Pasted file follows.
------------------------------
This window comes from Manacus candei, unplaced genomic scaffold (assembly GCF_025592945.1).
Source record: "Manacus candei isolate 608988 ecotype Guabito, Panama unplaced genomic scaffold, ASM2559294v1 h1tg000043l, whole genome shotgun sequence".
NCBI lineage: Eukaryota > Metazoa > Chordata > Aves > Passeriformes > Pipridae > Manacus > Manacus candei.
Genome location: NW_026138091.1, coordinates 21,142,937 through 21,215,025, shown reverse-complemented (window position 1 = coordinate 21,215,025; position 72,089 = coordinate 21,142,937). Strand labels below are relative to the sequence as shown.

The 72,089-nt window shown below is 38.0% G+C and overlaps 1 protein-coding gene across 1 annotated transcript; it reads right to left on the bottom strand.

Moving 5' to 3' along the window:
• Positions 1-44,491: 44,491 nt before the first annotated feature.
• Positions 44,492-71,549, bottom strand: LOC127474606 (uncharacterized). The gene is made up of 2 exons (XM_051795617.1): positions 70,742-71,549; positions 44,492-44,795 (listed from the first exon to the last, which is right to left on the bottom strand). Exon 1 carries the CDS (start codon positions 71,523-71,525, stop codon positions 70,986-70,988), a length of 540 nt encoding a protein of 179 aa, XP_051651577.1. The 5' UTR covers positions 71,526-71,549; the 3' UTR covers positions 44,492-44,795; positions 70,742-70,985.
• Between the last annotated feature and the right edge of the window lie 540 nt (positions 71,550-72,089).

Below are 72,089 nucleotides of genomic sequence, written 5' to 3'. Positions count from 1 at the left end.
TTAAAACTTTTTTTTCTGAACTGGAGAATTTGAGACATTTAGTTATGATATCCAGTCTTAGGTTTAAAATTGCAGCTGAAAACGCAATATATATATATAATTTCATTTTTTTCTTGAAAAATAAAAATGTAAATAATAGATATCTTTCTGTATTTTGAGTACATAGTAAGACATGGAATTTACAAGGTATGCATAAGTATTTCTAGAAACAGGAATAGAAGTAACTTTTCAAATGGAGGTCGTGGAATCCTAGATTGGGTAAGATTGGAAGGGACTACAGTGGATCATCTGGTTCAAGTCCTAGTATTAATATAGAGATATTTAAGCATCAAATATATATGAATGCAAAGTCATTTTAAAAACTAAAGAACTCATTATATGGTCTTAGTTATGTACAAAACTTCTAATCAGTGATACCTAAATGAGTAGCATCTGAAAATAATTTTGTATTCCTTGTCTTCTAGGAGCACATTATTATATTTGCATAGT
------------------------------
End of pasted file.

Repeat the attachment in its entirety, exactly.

This window comes from Manacus candei, unplaced genomic scaffold (assembly GCF_025592945.1).
Source record: "Manacus candei isolate 608988 ecotype Guabito, Panama unplaced genomic scaffold, ASM2559294v1 h1tg000043l, whole genome shotgun sequence".
NCBI lineage: Eukaryota > Metazoa > Chordata > Aves > Passeriformes > Pipridae > Manacus > Manacus candei.
Genome location: NW_026138091.1, coordinates 21,142,937 through 21,215,025, shown reverse-complemented (window position 1 = coordinate 21,215,025; position 72,089 = coordinate 21,142,937). Strand labels below are relative to the sequence as shown.

The 72,089-nt window shown below is 38.0% G+C and overlaps 1 protein-coding gene across 1 annotated transcript; it reads right to left on the bottom strand.

Moving 5' to 3' along the window:
• Positions 1-44,491: 44,491 nt before the first annotated feature.
• Positions 44,492-71,549, bottom strand: LOC127474606 (uncharacterized). The gene is made up of 2 exons (XM_051795617.1): positions 70,742-71,549; positions 44,492-44,795 (listed from the first exon to the last, which is right to left on the bottom strand). Exon 1 carries the CDS (start codon positions 71,523-71,525, stop codon positions 70,986-70,988), a length of 540 nt encoding a protein of 179 aa, XP_051651577.1. The 5' UTR covers positions 71,526-71,549; the 3' UTR covers positions 44,492-44,795; positions 70,742-70,985.
• Between the last annotated feature and the right edge of the window lie 540 nt (positions 71,550-72,089).

Below are 72,089 nucleotides of genomic sequence, written 5' to 3'. Positions count from 1 at the left end.
TTAAAACTTTTTTTTCTGAACTGGAGAATTTGAGACATTTAGTTATGATATCCAGTCTTAGGTTTAAAATTGCAGCTGAAAACGCAATATATATATATAATTTCATTTTTTTCTTGAAAAATAAAAATGTAAATAATAGATATCTTTCTGTATTTTGAGTACATAGTAAGACATGGAATTTACAAGGTATGCATAAGTATTTCTAGAAACAGGAATAGAAGTAACTTTTCAAATGGAGGTCGTGGAATCCTAGATTGGGTAAGATTGGAAGGGACTACAGTGGATCATCTGGTTCAAGTCCTAGTATTAATATAGAGATATTTAAGCATCAAATATATATGAATGCAAAGTCATTTTAAAAACTAAAGAACTCATTATATGGTCTTAGTTATGTACAAAACTTCTAATCAGTGATACCTAAATGAGTAGCATCTGAAAATAATTTTGTATTCCTTGTCTTCTAGGAGCACATTATTATATTTGCATAGT